By Mac Blake
During the summer of 2009, I joined a pre-existing sketch comedy group called STAG Comedy in Austin, Texas. In 2015, that group (featuring none of its original members) performed its last live show. In those six years, I was part of two other sketch projects and also a member of the Austin Sketch Fest producer team, where I reviewed submissions from hundreds of sketch groups.
What I’m trying to get across is that I’ve seen and performed a lot of sketch comedy over the years and have gleaned some useful information. I’d like to share this sage advice with you, internet reader, so you don’t have to spend six years figuring it out on your own. Basically, If I could go back and time and give myself some sketch comedy advice, this would be it (sorry, this method of time travel only allows for comedy advice, no stock market tips).
I did not do everything I’m recommending below. In some cases, I did the opposite, and my mistakes and missteps helped shape these recommendations. However, if you’re in a fledgling sketch comedy group, or are wanting to to start one, this information might be of some use to you.
A quick disclaimer: I’m not a comedy expert or even a successful comedian. If you’re looking for advice on how to make an attractive writing packet, or on making your group attractive to agents, or whether to move to LA or New York, I can’t help ya dude. I never took a sketch class. And I’m not going to tell you how to write, that’s yours to figure out.
Here we go:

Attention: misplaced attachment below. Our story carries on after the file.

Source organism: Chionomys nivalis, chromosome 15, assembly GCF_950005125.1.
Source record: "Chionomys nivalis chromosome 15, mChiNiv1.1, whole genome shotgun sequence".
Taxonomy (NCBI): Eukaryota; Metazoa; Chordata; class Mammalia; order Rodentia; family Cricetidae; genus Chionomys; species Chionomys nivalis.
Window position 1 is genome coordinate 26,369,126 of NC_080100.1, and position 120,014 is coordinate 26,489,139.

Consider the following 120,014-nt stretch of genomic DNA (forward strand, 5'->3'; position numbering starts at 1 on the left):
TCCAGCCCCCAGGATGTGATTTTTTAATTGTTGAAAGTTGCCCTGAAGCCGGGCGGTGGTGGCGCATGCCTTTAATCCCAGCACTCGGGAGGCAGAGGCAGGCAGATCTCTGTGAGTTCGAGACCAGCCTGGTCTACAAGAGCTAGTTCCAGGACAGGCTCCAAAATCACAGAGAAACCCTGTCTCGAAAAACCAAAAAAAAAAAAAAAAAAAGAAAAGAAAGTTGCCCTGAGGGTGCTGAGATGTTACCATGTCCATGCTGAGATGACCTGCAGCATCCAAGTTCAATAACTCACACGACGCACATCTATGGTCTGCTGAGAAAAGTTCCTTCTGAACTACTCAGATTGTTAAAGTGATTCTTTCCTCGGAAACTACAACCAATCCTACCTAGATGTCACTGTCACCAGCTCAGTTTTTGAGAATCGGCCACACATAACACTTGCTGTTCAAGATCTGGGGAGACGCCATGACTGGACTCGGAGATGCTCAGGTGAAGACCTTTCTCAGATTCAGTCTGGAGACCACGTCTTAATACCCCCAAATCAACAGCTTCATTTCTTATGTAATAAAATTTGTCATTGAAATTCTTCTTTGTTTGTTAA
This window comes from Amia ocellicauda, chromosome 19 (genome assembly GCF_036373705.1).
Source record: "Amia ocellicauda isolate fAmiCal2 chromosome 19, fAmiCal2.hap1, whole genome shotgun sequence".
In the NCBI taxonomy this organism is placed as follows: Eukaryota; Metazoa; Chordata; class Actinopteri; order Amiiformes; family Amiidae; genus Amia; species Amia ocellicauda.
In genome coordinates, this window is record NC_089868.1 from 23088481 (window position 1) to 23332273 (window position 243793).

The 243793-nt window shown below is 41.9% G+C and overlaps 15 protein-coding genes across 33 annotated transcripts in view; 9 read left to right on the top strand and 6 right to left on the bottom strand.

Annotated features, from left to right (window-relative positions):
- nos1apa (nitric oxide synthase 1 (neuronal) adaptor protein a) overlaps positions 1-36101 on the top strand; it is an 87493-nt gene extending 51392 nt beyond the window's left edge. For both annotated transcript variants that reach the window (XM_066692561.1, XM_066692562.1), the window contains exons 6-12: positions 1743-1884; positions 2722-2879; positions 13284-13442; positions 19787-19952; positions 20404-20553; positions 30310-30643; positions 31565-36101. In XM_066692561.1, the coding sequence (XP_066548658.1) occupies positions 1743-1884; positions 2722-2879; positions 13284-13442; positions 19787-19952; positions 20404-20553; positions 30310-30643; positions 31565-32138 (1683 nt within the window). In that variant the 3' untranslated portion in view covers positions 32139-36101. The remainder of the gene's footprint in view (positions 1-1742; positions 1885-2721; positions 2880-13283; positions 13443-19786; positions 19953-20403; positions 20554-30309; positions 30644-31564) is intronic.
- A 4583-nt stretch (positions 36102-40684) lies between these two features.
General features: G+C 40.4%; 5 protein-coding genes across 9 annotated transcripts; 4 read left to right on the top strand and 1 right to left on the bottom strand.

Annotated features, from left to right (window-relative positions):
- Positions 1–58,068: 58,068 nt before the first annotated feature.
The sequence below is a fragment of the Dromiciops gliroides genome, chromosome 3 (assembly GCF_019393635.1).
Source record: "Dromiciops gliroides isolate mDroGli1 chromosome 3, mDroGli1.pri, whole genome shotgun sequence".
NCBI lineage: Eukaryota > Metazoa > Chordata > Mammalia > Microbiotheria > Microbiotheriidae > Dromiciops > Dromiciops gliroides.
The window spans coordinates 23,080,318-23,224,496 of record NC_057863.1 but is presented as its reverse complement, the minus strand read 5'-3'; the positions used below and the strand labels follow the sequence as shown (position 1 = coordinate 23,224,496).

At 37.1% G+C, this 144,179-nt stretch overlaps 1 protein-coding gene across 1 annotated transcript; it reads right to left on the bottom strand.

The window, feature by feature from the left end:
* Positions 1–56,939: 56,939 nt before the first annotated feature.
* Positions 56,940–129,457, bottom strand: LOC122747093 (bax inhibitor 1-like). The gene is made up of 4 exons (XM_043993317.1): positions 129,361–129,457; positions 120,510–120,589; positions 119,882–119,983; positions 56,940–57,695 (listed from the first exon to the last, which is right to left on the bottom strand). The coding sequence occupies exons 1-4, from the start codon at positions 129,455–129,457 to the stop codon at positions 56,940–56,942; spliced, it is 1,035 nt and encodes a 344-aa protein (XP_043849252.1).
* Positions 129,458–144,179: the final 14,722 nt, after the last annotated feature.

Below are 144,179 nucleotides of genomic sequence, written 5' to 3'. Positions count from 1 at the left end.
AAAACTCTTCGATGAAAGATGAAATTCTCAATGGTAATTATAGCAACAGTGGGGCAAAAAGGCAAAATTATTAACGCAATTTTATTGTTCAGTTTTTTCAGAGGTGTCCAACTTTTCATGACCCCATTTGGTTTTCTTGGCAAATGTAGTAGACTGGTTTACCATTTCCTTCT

1. DON’T LIMIT YOURSELF
Don’t limit yourselves to some standard definition of “sketch.” There’s no universal mandate to do a stage version of SNL. Good Neighbor has some amazing situational sketches but they also posted videos where Kyle Mooney just goofed on some people. One of the funniest shows I’ve ever seen was from the now defunct Pangea 3000, and it ended with them eating BBQ and getting ridiculously messy.
Keep in mind that it helps to understand the basics of a sketch before you subvert them. It also helps to consume a lot of other performances, videos, plays, etc. Not limiting yourself includes not limiting your influences.
Don’t think of yourself as a sketch comedy group, but a comedy team. Yes, definitely write premise-based sketches, but also do funny interviews with people on the street, shoot a local band’s music video, do some audience participation stuff. Just do stuff.
2. DO OTHER THINGS
Let’s assume you’re funny. Great, but what else can you do? Bring another skill or knowledge base to the group. Do improv, take acting classes, learn video production and sound editing, do stand-up, etc.
3. BE ADAPTIVE
Right now in Austin, there are probably more stages/shows featuring sketches than ever before. But that number pales in comparison to stand-up open mics and showcases. If you and your sketch group can do characters or presentational material, there’s nowhere you can’t perform. Don’t limit yourself to just one kind of sketch comedy, and you can triple your stage time
4. SPLIT YOUR TIME BETWEEN LIVE AND VIDEO
Live performance is great. Like Tom Sizemore’s character says in the movie Heat, the action is the juice. Is that a perfect analogy? No, but it is a great movie. Anyway, if you’re not spending at least half your time making videos (or some form of content that can be shared online), you’re doing it wrong.
Your live show only reaches the audience in the theater, but your video can reach everybody. Don’t worry about making something perfect, just funny. Record it on your phone if you have to. Don’t let inexperience be an impediment to action. The only way to make good stuff is to MAKE STUFF. Finish your projects. And you never know what people will respond to.
Also when in doubt, the shorter the video, the better.
Mac Blake comes from the bearded streets of Austin, Texas. where he hosts the monthly comedy showcase Waterbed, and performs with the improv group Movie Riot most Fridays at ColdTowne Theater. Mac served on the Austin Sketch Fest producer team from 2012 - 2016.